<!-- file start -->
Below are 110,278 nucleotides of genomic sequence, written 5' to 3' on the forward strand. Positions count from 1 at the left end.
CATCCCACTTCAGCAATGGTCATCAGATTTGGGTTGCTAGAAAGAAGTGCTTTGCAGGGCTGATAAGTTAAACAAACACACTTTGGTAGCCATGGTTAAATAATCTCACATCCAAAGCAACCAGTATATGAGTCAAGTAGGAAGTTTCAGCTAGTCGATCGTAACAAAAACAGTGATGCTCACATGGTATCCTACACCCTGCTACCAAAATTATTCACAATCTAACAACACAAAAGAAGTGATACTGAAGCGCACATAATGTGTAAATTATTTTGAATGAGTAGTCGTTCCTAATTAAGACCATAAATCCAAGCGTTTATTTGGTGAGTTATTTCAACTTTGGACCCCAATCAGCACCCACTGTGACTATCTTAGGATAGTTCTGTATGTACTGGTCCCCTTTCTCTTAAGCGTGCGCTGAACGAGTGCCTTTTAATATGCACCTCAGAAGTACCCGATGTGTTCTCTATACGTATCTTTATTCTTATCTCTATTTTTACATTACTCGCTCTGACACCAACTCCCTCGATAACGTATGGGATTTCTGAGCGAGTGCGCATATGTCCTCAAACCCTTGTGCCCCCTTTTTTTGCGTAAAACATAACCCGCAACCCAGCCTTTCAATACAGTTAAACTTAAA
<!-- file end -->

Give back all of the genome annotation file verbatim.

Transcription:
Below are 110,278 nucleotides of genomic sequence, written 5' to 3' on the forward strand. Positions count from 1 at the left end.
CATCCCACTTCAGCAATGGTCATCAGATTTGGGTTGCTAGAAAGAAGTGCTTTGCAGGGCTGATAAGTTAAACAAACACACTTTGGTAGCCATGGTTAAATAATCTCACATCCAAAGCAACCAGTATATGAGTCAAGTAGGAAGTTTCAGCTAGTCGATCGTAACAAAAACAGTGATGCTCACATGGTATCCTACACCCTGCTACCAAAATTATTCACAATCTAACAACACAAAAGAAGTGATACTGAAGCGCACATAATGTGTAAATTATTTTGAATGAGTAGTCGTTCCTAATTAAGACCATAAATCCAAGCGTTTATTTGGTGAGTTATTTCAACTTTGGACCCCAATCAGCACCCACTGTGACTATCTTAGGATAGTTCTGTATGTACTGGTCCCCTTTCTCTTAAGCGTGCGCTGAACGAGTGCCTTTTAATATGCACCTCAGAAGTACCCGATGTGTTCTCTATACGTATCTTTATTCTTATCTCTATTTTTACATTACTCGCTCTGACACCAACTCCCTCGATAACGTATGGGATTTCTGAGCGAGTGCGCATATGTCCTCAAACCCTTGTGCCCCCTTTTTTTGCGTAAAACATAACCCGCAACCCAGCCTTTCAATACAGTTAAACTTAAA